Craig MM. Review of David M. Watry, Diplomacy at the Brink: Eisenhower, Churchill, and Eden in the Cold War (Baton Rouge: Louisiana State University Press, 2014) History: the journal of the Historical Association, 101 :824-825 >DOI >Public Url
Engagement & Impact
‘Best Course’ for The Nuclear Cold War at the Edinburgh University Students’ Association Teaching Awards, Edinburgh University Students' Association
University of Edinburgh Dalziel Prize for British History, University of Edinburgh
The Professor James F. McMillan Scholarship, University of Edinburgh
British International Studies Association Global Nuclear Order Working Group symposium ‘Nuclear Identity: Interdisciplinary Perspectives'., Organiser
Edinburgh University symposium on ‘Conflict in History'., Co-organiser
Victoria University of Wellington ‘New Historians’ Conference'., Co-organiser
April 19, 2016, BBC Radio Merseyside, discussing nuclear non-proliferation, the Cold War, and North Korea
March 1, 2017, Al Jazeera, discussing Donald Trump’s first address to the United States Congress
January 27, 2017, BBC Radio 5 Live 6pm news, discussing the Trump-May press conference
January 27, 2017, BBC News 24, discussing the US-UK ‘special relationship’
January 27, 2017, BBC1 Breakfast, discussing the US-UK ‘special relationship’
January 26, 2017, France24, discussing the US-UK ‘special relationship’
January 26, 2017, Sky News, discussing the US-UK ‘special relationship’
January 26, 2017, TRT World television (Turkey), discussing the United States and immigration
January 26, 2017, Sky News, discussing the US-UK 'special relationship'
January 26, 2017, TRTWorld, discussing and providing historical perspective on Donald Trump's 'Mexican wall' and torture statements.
January 7, 2017, TRTWorld, providing an historical perspective on the national security implications of Donald Trump's election.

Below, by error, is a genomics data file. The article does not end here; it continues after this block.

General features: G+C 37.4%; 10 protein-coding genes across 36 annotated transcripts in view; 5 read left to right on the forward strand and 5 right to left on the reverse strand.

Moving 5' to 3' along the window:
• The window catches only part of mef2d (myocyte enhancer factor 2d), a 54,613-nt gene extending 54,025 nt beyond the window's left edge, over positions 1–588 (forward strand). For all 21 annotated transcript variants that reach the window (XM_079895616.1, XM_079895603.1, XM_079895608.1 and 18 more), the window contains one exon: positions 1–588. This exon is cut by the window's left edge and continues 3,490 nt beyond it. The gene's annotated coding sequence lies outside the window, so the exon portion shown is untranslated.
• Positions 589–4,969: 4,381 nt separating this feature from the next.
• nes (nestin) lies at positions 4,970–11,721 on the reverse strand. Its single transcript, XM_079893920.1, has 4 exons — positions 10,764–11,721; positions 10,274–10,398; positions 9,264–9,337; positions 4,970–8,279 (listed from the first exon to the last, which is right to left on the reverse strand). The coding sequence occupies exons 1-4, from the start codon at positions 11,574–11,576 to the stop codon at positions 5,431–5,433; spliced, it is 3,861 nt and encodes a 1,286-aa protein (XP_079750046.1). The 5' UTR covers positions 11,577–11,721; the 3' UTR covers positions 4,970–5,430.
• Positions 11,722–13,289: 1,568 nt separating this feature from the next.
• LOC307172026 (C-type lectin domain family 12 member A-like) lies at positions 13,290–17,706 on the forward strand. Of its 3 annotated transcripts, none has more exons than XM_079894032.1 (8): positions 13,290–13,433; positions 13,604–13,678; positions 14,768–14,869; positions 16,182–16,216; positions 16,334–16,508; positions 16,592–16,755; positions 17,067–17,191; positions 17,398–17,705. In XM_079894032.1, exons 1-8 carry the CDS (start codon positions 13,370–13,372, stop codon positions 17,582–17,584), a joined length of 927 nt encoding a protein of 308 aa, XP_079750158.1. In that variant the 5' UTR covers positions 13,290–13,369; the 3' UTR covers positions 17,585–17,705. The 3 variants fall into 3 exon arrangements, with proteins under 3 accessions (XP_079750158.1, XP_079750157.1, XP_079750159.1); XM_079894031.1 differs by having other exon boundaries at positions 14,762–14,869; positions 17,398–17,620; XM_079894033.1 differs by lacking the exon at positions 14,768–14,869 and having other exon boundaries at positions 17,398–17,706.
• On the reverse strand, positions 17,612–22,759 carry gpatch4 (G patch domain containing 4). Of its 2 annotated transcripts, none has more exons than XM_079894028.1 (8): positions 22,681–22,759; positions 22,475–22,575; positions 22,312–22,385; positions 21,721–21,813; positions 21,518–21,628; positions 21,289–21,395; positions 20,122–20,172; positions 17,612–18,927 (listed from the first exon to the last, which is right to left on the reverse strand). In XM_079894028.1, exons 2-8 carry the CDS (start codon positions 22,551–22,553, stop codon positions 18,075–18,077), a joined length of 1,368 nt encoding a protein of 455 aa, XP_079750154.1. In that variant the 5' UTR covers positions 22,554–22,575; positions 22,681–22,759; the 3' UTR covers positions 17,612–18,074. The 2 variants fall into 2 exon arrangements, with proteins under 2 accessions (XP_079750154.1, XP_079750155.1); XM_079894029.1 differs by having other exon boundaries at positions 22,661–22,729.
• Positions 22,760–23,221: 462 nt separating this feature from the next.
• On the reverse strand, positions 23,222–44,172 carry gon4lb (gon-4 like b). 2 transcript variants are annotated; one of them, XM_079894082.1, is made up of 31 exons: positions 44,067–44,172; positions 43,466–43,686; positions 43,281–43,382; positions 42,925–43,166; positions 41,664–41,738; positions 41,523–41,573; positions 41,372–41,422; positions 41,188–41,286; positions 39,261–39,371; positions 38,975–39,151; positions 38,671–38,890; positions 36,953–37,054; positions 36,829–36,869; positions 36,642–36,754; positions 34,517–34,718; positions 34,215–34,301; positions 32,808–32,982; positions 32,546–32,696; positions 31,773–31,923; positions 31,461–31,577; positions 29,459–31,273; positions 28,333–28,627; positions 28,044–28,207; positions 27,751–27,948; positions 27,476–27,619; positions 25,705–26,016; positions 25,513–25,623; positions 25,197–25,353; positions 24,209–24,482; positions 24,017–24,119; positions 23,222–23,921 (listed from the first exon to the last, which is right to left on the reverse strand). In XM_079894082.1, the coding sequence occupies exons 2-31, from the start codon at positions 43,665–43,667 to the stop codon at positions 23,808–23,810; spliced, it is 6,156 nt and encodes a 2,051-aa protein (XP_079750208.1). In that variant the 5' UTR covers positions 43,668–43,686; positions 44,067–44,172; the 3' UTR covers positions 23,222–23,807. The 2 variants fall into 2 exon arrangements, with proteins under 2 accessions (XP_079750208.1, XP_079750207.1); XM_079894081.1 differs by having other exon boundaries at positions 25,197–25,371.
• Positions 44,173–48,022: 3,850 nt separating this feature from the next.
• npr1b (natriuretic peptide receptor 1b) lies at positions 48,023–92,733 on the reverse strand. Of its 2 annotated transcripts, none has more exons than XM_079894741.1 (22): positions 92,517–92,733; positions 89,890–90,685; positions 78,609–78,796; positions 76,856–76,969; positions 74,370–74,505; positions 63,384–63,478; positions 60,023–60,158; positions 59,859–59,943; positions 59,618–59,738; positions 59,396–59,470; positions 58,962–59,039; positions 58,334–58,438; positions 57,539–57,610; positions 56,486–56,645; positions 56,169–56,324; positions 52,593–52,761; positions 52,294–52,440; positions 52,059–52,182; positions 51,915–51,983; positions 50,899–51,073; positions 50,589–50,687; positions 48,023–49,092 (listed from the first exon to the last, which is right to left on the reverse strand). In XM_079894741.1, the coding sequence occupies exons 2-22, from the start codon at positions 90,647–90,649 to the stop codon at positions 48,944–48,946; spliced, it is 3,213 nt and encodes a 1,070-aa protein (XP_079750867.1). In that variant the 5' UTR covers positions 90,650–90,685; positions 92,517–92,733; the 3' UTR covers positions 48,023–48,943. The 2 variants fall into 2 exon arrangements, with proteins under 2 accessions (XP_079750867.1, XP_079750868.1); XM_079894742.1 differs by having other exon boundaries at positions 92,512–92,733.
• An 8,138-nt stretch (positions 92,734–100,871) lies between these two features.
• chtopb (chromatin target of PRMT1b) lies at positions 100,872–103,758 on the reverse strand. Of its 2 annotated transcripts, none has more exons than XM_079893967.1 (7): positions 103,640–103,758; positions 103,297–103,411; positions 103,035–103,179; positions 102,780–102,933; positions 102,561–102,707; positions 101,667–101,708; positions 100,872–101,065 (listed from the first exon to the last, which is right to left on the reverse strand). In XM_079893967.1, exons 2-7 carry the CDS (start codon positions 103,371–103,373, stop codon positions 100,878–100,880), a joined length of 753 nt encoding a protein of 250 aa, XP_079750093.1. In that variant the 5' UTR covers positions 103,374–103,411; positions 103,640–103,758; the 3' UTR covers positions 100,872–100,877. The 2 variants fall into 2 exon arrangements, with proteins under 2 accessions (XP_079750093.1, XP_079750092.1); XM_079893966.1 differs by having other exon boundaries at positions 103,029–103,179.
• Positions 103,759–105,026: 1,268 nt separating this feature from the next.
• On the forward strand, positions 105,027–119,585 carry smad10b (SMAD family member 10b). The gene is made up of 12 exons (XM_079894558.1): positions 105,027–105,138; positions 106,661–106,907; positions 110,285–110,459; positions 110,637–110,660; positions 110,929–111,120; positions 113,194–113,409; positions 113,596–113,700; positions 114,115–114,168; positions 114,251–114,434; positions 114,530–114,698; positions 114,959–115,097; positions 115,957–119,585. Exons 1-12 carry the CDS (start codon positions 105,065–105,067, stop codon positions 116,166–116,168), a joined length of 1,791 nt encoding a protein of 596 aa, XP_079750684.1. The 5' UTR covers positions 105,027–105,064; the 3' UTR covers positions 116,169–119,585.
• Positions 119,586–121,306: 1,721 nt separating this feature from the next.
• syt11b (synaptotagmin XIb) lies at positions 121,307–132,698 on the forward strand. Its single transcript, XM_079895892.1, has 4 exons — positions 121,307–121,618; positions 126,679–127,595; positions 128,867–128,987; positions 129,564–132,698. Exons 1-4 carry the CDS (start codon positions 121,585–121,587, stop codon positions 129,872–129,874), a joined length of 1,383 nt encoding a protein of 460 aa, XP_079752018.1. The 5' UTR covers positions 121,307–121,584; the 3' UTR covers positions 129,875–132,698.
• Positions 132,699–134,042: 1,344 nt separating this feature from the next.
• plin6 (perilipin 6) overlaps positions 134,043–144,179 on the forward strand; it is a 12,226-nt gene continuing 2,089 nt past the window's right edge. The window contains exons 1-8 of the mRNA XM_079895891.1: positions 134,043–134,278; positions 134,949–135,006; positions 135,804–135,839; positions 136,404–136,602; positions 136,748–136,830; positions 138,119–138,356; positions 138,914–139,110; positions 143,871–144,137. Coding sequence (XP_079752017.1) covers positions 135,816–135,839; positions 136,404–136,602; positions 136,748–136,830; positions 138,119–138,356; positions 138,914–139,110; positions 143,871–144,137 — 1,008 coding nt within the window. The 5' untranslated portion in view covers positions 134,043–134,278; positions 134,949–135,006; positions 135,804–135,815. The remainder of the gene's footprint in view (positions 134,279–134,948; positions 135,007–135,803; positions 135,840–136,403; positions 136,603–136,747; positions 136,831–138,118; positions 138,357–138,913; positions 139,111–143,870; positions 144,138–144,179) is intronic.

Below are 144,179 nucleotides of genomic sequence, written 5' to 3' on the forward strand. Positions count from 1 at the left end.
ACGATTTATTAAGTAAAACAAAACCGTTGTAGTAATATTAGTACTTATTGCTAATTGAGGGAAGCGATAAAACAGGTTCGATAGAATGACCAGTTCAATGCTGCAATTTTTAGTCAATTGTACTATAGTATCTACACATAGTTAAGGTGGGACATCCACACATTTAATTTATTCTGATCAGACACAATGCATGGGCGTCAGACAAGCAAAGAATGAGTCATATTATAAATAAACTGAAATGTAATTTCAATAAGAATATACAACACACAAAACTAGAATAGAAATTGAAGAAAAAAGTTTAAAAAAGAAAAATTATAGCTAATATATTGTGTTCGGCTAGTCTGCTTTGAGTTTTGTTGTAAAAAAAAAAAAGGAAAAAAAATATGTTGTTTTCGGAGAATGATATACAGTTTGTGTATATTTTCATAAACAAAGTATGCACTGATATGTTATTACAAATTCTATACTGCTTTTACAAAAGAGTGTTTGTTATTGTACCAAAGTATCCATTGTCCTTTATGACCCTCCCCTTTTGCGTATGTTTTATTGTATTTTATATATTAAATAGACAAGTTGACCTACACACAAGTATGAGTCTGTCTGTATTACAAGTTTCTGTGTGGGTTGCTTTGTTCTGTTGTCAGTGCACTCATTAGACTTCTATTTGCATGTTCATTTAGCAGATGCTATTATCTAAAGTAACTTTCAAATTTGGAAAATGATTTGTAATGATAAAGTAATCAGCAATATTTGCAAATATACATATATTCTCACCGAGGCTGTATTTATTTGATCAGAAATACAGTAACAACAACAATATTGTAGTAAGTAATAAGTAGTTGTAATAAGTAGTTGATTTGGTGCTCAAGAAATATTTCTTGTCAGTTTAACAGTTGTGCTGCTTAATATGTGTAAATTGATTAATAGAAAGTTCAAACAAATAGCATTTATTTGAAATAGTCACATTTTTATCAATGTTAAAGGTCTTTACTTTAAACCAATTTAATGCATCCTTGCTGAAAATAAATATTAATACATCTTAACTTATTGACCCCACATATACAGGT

April 6, 2016, TBS Radio South Korea, ‘Primetime News’, discussing nuclear terrorism and nuclear proliferation.
April 8, 2016, BBC Radio Scotland, ‘Good Morning Scotland’, discussing Edinburgh Spy Week 2016 and the history of secret intelligence.
Research Grants Awarded:
Scowcroft Institute of International Affairs, Atomic Ayatollahs: US-UK nuclear non-proliferation policy and the greater Middle East, 1970-1992, Grant value (£): 1500, Duration of research project: 5 years
Gerald R. Ford Presidential Foundation, The United States, the United Kingdom, and Nuclear Proliferation in South Asia: The Case of Pakistan, 1974-1980, Grant value (£): 1500, Duration of research project: 3 years
Institute for Advanced Studies in the Humanities, University of Edinburgh, 'Banning Panorama The BBC, the Thatcher government, and secret intelligence on TV, 1980-81', Grant value (£): 9000, Duration of research project: Nine months
British Association for American Studies/British Library Eccles Centre, 'Dreams and Nightmares: Defending the Secret State from Public Scrutiny, 1979-1990', Grant value (£): 2250, Duration of research project: One year
Fellow of the Higher Education Academy